The problems arising from the use of hate speech should be discussed openly, Bulgarian President Rossen Plevneliev said at a March 9 meeting with an American Jewish Committee delegation headed by executive director David Harris.
Plevneliev said that ethnic and religious groups in Bulgaria had lived together peacefully for centuries, and the brightest proof of this was the prevention of the deportation of Bulgarian Jews to Holocaust death camps in World War 2.
Calling for frank discussion of the problem of hate speech, Plevneliev said, “the most dangerous is to deny that we have problems – they must be identified in order to be solved”.
Plevneliev quoted Organization for Security and Cooperation in Europe figures for 2013 that said in that year, 651 hate crimes were registered in Bulgaria, 300 charges had been laid and 239 convictions handed down.
Only one of these incidents was a manifestation of anti-Semitism. According to Plevneliev, the Bulgarian state and civil society had always reacted sharply to any manifestations of intolerance.
At the meeting, Plevneliev emphasised the excellent partnership between the presidential institution and the Bulgarian state with Jewish organisations, a statement by the President’s office said.
Harris expressed the Jewish community’s great appreciation for the messages of mutual respect that came from Bulgarian institutions, the statement said.
“The example of the rescue of Bulgarian Jews in 1943 will never be forgotten,” Harris said.
He expressed the concern of the Jewish community about increasing anti-Semitism in Europe.
“For us it is very important to have friends like you who clearly state their position,” he said.
The meeting was also shared appreciation for the relations of strategic partnership between Bulgaria and the US and Bulgaria and Israel. Bulgaria is an important partner given the changed security environment as a result of the crisis in Ukraine and the actions of the so-called “Islamic State” in the Middle East, it was emphasised during the meeting, the statement said.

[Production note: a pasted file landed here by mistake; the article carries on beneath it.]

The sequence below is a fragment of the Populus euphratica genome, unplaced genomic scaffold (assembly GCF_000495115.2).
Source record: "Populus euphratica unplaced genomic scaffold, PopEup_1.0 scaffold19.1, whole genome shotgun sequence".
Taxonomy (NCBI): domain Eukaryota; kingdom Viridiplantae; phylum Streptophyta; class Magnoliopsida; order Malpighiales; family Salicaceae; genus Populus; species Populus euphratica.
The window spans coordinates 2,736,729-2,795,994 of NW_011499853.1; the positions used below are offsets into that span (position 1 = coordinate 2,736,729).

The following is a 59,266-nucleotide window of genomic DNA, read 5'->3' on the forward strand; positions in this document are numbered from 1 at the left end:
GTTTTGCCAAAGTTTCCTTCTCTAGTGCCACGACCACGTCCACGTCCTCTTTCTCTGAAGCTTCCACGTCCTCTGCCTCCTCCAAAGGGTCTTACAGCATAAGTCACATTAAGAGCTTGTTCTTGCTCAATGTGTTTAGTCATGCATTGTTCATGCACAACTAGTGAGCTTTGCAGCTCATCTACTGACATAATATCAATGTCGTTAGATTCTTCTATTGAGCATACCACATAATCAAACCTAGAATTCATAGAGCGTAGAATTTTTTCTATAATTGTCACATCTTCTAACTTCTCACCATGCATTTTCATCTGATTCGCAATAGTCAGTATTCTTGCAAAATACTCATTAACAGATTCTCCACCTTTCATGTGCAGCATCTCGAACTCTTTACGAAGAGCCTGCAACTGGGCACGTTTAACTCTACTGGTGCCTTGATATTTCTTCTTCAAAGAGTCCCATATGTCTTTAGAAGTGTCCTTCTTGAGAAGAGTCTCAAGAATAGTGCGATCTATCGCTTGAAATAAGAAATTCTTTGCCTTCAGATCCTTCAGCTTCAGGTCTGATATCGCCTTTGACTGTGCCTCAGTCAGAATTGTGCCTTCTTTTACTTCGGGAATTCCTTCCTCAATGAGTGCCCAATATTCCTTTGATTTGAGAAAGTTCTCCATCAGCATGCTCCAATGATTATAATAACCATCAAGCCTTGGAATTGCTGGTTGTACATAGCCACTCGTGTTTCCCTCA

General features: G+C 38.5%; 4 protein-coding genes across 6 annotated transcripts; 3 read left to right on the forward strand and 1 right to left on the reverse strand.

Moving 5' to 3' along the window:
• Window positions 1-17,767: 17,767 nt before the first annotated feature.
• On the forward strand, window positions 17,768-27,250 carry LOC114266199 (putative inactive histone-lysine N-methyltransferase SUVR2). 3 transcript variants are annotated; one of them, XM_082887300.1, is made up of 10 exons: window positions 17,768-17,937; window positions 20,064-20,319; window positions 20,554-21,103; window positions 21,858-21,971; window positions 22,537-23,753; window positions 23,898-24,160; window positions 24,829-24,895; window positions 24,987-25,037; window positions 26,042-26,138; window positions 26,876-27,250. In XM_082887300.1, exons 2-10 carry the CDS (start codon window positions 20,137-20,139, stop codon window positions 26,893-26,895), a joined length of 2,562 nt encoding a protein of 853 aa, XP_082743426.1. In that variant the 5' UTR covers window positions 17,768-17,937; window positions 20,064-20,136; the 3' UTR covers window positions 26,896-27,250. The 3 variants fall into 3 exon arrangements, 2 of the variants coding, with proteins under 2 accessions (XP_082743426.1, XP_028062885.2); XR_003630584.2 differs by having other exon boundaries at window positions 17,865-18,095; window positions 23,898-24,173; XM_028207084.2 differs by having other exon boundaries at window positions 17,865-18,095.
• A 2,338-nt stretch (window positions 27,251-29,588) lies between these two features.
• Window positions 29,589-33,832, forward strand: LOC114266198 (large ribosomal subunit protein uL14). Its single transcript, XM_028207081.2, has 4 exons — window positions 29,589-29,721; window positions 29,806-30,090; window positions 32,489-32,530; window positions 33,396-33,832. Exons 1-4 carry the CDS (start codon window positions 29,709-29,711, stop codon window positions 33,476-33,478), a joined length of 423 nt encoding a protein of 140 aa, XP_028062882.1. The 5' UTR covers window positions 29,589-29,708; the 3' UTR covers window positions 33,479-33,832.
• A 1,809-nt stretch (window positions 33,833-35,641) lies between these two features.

Earlier the same day, the delegation met Foreign Minister Daniel Mitov.
At that meeting, discussions covered the strategic dialogue between Bulgaria and the United States, the development of Bulgaria’s relations with Israel, as well as the strengthening of the Euro-Atlantic connection.
Other topics of discussion included the situation in the Middle East, the negotiations on Iran’s nuclear programme, the fight against international terrorism, the situation in Ukraine, and EU-Russia relations, a Foreign Ministry statement said.
Mitov emphasised that Bulgaria maintains excellent relations with Israel, the Jewish community and its organisations, both in Bulgaria and around the world.
He thanked Harris for his personal commitment and the AJC as a whole for popularising the historical facts of World War 2, when the Bulgarian people and institutions rescued the Bulgarian Jews, the Foreign Ministry statement said.
“My visit to Bulgaria is not just another stopover on my agenda. I have been visiting Bulgaria repeatedly for more than 20 years and I am a true friend of the country,” Harris said.
He said that the many untapped opportunities to popularise Bulgaria in the US should be used.
The development of bilateral relations in tourism can make Americans better informed about Bulgaria, Harris said. He praised the Bulgaria-US agreement on the establishment of working groups in four areas, which he sees as an expression of the strategic partnership between the two countries, the statement said.